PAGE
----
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I would like to share my latest experiments with colored clay ... I hope it will be a treat for all of you who love to throw.

 

I spent most of last year experimenting with throwing colored clay in a way I call ... "Intentional Color Placement".

In other words, instead of throwing randomly mixed colors like agateware, I wanted to get the colors exactly where I wanted them to be.

I also wanted to create my own stripes and patterns by planning, not accident.

 

So here are the results printed in the March/April 2017 issue of Pottery Making Illustrated.

http://ceramicartsdaily.org/pottery-making-illustrated

 

I hope many of you try these techniques and post pictures of your results.

I would love to see what good throwers do with it!!

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congratulations on making beautiful pots with spectacular colors!

 

love the softly swirly, yellow orange one, especially.  the one on the top of the stack in photo one and on top of the blue one in the last photo.

 

is this series of photos before glazing or are they finished?  if so, what is the glaze that looks so perfect?

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congratulations on making beautiful pots with spectacular colors!

 

love the softly swirly, yellow orange one, especially.  the one on the top of the stack in photo one and on top of the blue one in the last photo.

 

is this series of photos before glazing or are they finished?  if so, what is the glaze that looks so perfect?

The glaze is a Cone 6 transparent matte that I got from Ceramics Monthly Summer issue of 2014.

It was offered by Kyla Toomey but I think it is a pretty common recipe.

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Those are beautiful Chris! 

 

I had the chance to watch Les Manning throw a couple of his landscape coloured clay sculptures. Very precise and deliberate placement of colours. He built up a cone of clay on the wheel, one colour at a time by adding chunks and wodges of clay, no wedging the final mass, then just got the one shot of throwing the piece. Is that how you do it? (couldn't link to your article successfully)

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I REALLY hope some of you good throwers will give it a try so I can see how it looks when somebody experienced throws color like this.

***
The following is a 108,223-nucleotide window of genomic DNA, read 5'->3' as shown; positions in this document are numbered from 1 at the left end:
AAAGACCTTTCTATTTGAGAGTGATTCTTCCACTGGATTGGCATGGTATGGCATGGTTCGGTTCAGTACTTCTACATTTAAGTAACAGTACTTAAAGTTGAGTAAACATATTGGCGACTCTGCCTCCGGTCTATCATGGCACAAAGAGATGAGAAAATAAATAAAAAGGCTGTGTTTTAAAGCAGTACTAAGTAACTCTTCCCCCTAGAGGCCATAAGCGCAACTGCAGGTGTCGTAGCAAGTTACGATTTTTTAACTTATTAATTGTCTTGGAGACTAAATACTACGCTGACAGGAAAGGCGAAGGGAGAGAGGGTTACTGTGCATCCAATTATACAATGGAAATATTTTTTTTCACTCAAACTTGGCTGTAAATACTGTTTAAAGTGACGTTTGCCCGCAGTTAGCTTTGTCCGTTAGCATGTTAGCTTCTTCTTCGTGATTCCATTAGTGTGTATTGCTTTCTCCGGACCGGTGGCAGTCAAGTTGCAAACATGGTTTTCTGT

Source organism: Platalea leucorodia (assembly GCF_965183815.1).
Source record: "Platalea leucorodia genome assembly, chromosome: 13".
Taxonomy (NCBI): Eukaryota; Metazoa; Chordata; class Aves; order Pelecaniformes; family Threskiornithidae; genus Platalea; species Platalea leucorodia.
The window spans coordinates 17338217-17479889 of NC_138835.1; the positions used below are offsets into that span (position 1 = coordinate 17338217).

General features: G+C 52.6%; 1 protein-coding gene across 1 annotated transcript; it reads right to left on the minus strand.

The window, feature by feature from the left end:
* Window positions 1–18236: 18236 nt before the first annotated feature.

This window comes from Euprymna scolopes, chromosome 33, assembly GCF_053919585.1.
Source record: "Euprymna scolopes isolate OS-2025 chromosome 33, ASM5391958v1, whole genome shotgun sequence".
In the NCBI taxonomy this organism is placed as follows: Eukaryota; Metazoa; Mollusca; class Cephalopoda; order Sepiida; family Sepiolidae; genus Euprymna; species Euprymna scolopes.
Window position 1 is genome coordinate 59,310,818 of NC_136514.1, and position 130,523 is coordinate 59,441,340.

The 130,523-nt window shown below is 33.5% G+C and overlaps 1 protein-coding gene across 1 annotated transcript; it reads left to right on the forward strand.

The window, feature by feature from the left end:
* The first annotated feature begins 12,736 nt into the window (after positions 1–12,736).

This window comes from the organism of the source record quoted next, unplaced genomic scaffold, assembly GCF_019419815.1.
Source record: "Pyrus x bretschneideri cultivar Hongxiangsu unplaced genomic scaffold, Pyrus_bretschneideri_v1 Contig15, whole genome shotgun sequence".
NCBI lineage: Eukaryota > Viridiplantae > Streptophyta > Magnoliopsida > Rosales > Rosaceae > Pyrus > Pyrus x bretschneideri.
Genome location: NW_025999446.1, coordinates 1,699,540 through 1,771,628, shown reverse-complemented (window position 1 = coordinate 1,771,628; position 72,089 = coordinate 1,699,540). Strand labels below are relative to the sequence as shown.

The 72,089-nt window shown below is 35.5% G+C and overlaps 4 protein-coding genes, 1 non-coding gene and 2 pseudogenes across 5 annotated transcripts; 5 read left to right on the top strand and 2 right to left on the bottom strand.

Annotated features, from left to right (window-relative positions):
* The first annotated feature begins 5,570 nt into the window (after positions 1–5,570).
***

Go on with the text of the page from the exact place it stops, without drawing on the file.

.... and no, I am not being modest.

Somebody who could execute thin forms with minimal pulls would get even more amazing results.

C'mon ... try it and post pix please. : - )

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It didn't I had to dig through it. I found it now, guest can see: here: http://ceramicartsdaily.org/pottery-making-illustrated/full-archive/

 

Here is the actual link to your article : http://ceramicartsdaily.org/pottery-making-illustrated/article/beyond-agateware/

 

 

 

Edit: So many beautiful pictures and colors. Well done. One day I plan to try this.

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I couldn't see it at first, I just figured I needed a subscription to view it. Thanks to Joseph F I can read it now.

 

So many new things to learn, and yes I'll give this a go. Thanks Chris

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It was also a treat to get a "free"  look inside the magazine! (I admit to not subscribing or purchasing...I save my pennies for the clay, and make much use of free info that one can readily access now.)  

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Really beautiful pieces, Chris. It is always great when you carve out time to develop an idea. great success with this one. I will give it a try since I just set up my stains on a shelf in the new studio. Still unpacking.

Great job, Chris.

Marcia

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aaah chris the traditional chinese inlay technique is looking wonderful in your hands. i love the intentionality of it. i remember i was blown away by a chinese vase form where the inlaid pot had tree rings. 

 

you inspire me again to try another technique. the thick black slip is a brilliant idea. 

 

thank you joseph for doing the digging around so we could all see the article and learn how. 

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